I have two items for my write-up today on Erwin Goodenough’s By Light, Light: The Mystic Gospel of Hellenistic Judaism.
1. On pages 131-132, Goodenough says the following about Philo’s view of Noah:
“Noah…would appear to be the man who achieved the lower height of self-discipline and control, the domination of his lower members by his reason, but not the higher life in which those lower members are themselves forgotten or left behind as reason turns to immaterial realm for its sphere of activity. Noah’s achievement might be compared to that of the ‘merely moral man’ so often preached against by Protestant clergymen. The ‘moral man’ has indeed done much to live the life he does. His superiority to the mass of sinners is freely recognized, valued more highly by Philo than by the Protestants, it may be added, but both agree that morality which is an end in itself is definitely inferior to a life in which morality is regarded as a by-product of the experience of God.”
What I read this to be saying is that, according to Philo, Noah represents one who restrains his passions fairly well, and yet fails to turn his mind to the immaterial realm, which contains the forms, God, and God’s powers. His morality notwithstanding, this man does not arrive at that ecstatic experience of God that Philo promotes. Goodenough says that morality should be a “by-product of the experience of God”, according to Philo and Protestant clergy. Does that mean that morality comes after the experience of God, rather than being the prerequisite for the experience? That brings me to my next item.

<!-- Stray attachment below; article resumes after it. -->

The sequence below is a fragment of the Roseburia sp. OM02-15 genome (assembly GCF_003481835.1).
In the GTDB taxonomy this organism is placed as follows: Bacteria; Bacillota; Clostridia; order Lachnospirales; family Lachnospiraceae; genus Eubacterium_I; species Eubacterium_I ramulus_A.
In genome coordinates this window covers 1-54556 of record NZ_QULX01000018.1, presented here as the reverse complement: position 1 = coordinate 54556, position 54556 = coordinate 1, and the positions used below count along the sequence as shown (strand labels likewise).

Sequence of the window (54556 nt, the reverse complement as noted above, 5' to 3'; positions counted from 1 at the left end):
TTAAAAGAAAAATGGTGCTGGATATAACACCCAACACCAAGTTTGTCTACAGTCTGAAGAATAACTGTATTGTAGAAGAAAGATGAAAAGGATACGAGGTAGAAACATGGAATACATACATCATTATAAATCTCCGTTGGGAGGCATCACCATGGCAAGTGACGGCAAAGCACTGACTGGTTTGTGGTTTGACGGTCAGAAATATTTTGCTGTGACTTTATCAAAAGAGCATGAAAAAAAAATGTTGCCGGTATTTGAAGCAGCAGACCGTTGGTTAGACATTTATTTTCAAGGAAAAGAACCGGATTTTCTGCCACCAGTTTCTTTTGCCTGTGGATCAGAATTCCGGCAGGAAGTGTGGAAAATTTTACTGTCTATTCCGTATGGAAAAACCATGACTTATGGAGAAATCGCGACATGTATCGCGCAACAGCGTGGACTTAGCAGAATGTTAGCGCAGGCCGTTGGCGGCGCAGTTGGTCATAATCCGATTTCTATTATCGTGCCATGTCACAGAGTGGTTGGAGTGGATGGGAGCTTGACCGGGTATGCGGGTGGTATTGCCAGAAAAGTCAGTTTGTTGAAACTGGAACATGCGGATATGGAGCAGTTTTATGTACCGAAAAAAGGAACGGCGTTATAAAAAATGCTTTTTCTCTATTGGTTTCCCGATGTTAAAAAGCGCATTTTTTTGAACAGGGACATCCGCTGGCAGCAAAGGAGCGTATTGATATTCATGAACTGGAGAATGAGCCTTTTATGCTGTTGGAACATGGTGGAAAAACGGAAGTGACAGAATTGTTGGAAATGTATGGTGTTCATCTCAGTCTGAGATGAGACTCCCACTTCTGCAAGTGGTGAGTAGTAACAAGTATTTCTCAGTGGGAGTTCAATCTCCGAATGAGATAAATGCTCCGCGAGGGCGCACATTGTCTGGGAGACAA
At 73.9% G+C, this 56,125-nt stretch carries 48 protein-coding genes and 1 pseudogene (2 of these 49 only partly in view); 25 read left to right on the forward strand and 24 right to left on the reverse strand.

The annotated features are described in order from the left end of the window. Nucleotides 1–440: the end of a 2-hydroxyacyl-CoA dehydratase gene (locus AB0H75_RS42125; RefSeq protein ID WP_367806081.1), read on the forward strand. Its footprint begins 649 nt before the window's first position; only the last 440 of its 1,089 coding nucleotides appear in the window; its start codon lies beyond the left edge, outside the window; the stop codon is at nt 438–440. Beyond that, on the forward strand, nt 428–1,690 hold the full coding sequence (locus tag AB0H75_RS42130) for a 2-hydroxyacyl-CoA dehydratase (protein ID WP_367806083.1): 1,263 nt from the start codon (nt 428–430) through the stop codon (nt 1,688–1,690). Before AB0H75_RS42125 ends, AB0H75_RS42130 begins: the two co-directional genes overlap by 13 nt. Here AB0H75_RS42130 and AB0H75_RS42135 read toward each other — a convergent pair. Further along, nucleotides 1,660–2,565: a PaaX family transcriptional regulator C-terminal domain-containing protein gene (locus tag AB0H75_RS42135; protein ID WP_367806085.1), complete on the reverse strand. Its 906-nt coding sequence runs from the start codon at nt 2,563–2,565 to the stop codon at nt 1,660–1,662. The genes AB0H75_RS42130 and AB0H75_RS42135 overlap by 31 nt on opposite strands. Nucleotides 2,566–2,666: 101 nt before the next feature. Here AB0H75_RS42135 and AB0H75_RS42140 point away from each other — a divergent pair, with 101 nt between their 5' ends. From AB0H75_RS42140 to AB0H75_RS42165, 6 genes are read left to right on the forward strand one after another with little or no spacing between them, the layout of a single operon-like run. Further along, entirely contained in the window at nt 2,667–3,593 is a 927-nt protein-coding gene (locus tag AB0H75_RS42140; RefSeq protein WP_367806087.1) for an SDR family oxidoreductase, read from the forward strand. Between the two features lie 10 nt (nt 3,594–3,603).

2. On page 170, Goodenough says the following about Philo’s conception of grace, using Jacob as an example:
“The dream has thus far taught us a good deal about Philo’s conception of Jacob. In spite of the representations of Jacob as a man of virtue in contrast to his brother Esau, Jacob is a man who has actually a long way to go before he can get the vision of God, and be worthy of the Higher Mystery…Philo’s conception of the saving activity of God is unmistakable. For God reaches down by his [logoi] to the ‘great unwashed,’ meets them on their level, and gives them the sort of help they need at that stage. The familiar assertion that Philo, in contrast to Christianity, thought that spiritual rewards awaited only those who had in some way already purified themselves is a complete misconception. With the exception of Calvin’s doctrine of ‘irresistible grace,’ Christianity, as well as Philo, has always regarded God as powerless to help a man who does not first want to be helped.”
From what I have read in Goodenough’s book, Philo did appear to believe that purification was a prerequisite, of sorts, for having an ecstatic experience of God. That’s one reason that people were supposed to seek to restrain their passions, according to Philo. And yet, Goodenough refers to another dimension—-grace: that God reaches out to people where they are when they are willing to receive God’s help, even though they may be far from being pure. But, while God may help people where they are, that by itself does not count as a vision of God. That’s where God is leading people through God’s logoi, and purification does appear to be a prerequisite for that. God assists people on that path. (At the same time, Goodenough does appear to say that Moses’ vision of God was unique, if I recall correctly.)